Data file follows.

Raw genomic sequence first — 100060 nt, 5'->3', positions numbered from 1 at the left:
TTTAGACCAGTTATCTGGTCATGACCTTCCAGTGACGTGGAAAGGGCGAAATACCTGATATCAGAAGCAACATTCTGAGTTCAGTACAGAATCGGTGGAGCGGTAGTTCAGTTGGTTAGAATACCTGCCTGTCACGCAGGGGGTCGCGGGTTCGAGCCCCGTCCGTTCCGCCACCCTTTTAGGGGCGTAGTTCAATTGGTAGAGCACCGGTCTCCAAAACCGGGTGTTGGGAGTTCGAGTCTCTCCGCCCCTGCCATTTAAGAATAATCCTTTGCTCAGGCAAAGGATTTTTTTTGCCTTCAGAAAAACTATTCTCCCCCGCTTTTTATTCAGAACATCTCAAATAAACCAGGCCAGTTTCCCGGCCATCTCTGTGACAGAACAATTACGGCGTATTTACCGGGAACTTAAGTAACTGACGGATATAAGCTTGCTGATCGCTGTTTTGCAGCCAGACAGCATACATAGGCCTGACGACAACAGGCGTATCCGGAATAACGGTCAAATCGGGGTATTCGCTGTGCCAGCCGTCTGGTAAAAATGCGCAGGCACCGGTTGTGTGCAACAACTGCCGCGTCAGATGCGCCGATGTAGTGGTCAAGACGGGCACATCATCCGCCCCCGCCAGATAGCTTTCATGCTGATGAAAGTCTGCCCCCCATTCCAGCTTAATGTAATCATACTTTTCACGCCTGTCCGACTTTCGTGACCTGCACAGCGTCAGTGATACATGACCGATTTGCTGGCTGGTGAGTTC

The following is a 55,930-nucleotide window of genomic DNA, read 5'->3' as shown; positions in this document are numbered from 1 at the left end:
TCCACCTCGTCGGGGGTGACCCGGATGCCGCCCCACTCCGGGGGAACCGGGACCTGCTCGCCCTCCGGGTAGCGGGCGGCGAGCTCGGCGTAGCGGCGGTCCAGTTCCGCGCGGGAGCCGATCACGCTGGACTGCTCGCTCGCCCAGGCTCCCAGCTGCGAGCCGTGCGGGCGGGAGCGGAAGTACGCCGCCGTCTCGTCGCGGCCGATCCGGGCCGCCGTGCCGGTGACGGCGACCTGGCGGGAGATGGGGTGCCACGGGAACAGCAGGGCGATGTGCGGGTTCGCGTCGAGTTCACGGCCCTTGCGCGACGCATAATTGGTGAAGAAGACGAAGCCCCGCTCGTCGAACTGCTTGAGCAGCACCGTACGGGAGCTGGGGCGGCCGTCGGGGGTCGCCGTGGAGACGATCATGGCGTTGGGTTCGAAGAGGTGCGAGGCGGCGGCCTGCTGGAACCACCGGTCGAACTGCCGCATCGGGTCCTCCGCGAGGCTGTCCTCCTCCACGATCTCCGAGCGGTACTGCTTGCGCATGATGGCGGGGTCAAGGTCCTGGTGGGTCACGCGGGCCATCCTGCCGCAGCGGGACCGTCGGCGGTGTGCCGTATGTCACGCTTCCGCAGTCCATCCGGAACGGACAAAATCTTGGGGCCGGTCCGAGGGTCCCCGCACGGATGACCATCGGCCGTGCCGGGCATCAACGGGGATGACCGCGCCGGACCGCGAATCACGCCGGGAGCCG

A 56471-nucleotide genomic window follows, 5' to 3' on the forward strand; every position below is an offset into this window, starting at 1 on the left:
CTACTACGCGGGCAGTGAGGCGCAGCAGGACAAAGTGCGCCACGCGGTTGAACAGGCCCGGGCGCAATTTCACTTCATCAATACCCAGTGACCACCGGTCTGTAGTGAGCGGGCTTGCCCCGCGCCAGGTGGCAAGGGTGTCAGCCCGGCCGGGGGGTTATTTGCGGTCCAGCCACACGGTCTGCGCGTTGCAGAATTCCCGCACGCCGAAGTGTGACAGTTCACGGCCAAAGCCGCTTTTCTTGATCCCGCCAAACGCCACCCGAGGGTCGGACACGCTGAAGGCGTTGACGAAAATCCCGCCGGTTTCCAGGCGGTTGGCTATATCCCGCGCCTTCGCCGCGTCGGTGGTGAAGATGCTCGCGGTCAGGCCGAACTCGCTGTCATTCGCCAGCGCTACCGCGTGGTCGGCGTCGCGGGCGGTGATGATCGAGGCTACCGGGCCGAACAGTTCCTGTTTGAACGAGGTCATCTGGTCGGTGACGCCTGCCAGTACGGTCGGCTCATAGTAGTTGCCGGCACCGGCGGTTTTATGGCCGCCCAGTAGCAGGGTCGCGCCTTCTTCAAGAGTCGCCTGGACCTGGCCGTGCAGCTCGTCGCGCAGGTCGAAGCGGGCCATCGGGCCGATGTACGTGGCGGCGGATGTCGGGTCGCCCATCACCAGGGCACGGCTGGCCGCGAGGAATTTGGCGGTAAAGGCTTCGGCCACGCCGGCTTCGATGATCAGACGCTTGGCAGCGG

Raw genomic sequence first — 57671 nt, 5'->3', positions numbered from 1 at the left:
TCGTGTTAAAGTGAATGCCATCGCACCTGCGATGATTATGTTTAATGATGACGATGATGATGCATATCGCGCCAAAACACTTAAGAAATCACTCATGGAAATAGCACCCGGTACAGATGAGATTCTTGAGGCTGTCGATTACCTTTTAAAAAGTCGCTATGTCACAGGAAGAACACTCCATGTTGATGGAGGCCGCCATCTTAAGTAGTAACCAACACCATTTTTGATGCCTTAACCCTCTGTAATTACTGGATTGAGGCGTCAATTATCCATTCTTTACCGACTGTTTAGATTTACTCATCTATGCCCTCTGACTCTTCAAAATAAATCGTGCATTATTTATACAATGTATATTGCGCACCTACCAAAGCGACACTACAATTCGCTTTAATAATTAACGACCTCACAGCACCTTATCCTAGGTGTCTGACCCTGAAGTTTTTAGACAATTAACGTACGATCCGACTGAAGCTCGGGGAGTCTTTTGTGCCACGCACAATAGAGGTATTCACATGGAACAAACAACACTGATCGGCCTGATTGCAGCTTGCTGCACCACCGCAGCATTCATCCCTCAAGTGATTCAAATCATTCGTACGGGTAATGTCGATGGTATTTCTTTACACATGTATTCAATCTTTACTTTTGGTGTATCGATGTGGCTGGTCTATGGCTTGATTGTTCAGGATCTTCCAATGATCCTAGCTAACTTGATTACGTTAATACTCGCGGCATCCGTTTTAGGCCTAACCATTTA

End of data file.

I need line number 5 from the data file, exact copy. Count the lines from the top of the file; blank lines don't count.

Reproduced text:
A 56471-nucleotide genomic window follows, 5' to 3' on the forward strand; every position below is an offset into this window, starting at 1 on the left: